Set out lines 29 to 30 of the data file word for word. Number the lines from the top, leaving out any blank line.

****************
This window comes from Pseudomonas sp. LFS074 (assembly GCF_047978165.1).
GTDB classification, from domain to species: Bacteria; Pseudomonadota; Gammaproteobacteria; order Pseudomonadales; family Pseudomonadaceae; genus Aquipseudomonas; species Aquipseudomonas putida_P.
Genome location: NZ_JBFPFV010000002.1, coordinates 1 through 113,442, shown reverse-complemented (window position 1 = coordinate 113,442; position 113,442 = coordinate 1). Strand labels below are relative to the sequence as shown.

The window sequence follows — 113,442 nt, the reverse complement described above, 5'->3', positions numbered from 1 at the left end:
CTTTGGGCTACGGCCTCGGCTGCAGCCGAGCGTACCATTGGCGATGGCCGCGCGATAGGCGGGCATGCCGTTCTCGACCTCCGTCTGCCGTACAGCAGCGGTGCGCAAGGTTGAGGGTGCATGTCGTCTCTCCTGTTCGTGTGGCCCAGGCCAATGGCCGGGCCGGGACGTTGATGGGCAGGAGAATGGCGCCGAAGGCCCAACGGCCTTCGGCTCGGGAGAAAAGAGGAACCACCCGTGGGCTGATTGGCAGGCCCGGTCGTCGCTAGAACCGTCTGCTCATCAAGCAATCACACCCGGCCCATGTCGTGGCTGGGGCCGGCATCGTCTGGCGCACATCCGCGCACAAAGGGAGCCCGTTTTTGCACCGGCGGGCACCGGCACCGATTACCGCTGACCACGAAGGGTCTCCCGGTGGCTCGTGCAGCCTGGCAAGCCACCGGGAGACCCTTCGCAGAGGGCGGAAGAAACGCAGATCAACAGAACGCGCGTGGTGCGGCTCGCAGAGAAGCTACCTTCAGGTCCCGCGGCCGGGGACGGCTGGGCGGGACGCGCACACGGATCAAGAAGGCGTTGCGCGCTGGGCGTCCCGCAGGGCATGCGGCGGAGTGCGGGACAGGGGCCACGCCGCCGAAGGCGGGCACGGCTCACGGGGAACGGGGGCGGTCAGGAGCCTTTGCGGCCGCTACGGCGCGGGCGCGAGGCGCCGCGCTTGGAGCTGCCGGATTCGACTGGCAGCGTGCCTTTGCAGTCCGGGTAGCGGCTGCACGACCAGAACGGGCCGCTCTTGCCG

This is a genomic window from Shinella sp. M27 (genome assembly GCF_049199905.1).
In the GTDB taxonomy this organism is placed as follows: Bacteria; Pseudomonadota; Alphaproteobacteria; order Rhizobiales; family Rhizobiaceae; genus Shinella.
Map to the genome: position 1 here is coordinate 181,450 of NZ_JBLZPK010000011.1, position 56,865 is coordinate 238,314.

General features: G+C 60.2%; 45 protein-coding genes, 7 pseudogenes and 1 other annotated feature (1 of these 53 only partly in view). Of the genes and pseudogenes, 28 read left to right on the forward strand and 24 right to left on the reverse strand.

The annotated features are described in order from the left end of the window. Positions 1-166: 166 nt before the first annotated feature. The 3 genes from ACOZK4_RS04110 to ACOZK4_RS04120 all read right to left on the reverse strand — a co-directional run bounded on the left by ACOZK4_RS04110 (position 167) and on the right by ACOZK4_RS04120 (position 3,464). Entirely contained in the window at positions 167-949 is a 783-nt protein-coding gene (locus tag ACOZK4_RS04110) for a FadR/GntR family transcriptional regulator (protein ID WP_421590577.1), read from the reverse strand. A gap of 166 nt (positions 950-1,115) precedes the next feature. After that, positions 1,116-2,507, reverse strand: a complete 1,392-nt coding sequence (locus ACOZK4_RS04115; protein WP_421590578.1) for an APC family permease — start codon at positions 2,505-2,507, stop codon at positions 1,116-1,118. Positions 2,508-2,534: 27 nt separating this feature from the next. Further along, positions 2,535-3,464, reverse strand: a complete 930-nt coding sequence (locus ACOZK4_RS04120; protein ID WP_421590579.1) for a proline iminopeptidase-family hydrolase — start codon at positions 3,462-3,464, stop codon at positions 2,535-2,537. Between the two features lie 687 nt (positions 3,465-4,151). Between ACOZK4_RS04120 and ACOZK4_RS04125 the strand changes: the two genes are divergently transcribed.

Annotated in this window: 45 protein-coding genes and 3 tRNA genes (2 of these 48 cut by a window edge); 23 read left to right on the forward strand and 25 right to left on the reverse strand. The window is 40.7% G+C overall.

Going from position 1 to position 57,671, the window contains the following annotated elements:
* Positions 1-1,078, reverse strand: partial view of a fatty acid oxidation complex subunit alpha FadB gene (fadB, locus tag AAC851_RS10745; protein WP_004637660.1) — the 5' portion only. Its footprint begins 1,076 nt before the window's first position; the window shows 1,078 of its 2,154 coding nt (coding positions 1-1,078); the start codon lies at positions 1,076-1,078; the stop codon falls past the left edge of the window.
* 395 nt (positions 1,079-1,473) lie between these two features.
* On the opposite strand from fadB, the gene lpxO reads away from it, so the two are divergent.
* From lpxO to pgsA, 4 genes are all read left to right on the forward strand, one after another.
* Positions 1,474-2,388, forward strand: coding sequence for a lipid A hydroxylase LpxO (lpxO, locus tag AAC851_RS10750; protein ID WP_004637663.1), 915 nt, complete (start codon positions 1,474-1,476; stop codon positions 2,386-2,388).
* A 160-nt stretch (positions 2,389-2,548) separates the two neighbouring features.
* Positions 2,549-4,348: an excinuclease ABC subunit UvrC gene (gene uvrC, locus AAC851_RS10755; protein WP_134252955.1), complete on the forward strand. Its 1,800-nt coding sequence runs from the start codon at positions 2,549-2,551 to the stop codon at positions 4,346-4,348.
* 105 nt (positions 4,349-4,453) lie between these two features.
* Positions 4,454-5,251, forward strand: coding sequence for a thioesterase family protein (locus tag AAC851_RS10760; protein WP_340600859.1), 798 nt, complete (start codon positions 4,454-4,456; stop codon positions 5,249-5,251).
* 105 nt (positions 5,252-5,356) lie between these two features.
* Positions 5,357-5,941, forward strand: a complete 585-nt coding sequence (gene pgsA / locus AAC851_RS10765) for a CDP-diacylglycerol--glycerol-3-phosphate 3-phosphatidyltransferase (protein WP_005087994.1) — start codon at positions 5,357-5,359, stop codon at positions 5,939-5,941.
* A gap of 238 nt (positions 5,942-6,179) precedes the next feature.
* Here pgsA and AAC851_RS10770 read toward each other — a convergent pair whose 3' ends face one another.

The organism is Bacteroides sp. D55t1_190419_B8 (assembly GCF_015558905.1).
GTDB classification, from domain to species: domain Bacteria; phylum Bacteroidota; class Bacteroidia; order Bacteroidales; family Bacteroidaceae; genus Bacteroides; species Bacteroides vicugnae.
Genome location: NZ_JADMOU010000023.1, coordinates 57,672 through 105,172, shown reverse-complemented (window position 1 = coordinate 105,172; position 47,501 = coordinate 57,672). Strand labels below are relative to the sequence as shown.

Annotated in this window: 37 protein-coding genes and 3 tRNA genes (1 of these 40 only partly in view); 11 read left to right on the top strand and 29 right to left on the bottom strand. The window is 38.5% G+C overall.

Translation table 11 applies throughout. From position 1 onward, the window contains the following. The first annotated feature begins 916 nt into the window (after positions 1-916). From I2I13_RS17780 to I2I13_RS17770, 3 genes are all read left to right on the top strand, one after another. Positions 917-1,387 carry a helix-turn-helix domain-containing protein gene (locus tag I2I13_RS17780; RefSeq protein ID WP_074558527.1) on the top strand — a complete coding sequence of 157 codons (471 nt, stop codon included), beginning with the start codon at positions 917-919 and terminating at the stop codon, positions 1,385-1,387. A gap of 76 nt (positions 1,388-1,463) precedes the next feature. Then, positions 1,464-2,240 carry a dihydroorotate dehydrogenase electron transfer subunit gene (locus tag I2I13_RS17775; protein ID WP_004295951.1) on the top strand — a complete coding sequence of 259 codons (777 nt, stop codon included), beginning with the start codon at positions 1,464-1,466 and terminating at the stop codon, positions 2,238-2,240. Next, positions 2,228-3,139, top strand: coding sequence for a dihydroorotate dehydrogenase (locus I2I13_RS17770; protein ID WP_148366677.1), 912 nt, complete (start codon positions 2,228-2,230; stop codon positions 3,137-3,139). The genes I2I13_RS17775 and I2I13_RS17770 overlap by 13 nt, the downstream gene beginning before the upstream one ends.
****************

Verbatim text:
Annotated in this window: 37 protein-coding genes and 3 tRNA genes (1 of these 40 only partly in view); 11 read left to right on the top strand and 29 right to left on the bottom strand. The window is 38.5% G+C overall.

Translation table 11 applies throughout. From position 1 onward, the window contains the following. The first annotated feature begins 916 nt into the window (after positions 1-916). From I2I13_RS17780 to I2I13_RS17770, 3 genes are all read left to right on the top strand, one after another. Positions 917-1,387 carry a helix-turn-helix domain-containing protein gene (locus tag I2I13_RS17780; RefSeq protein ID WP_074558527.1) on the top strand — a complete coding sequence of 157 codons (471 nt, stop codon included), beginning with the start codon at positions 917-919 and terminating at the stop codon, positions 1,385-1,387. A gap of 76 nt (positions 1,388-1,463) precedes the next feature. Then, positions 1,464-2,240 carry a dihydroorotate dehydrogenase electron transfer subunit gene (locus tag I2I13_RS17775; protein ID WP_004295951.1) on the top strand — a complete coding sequence of 259 codons (777 nt, stop codon included), beginning with the start codon at positions 1,464-1,466 and terminating at the stop codon, positions 2,238-2,240. Next, positions 2,228-3,139, top strand: coding sequence for a dihydroorotate dehydrogenase (locus I2I13_RS17770; protein ID WP_148366677.1), 912 nt, complete (start codon positions 2,228-2,230; stop codon positions 3,137-3,139). The genes I2I13_RS17775 and I2I13_RS17770 overlap by 13 nt, the downstream gene beginning before the upstream one ends.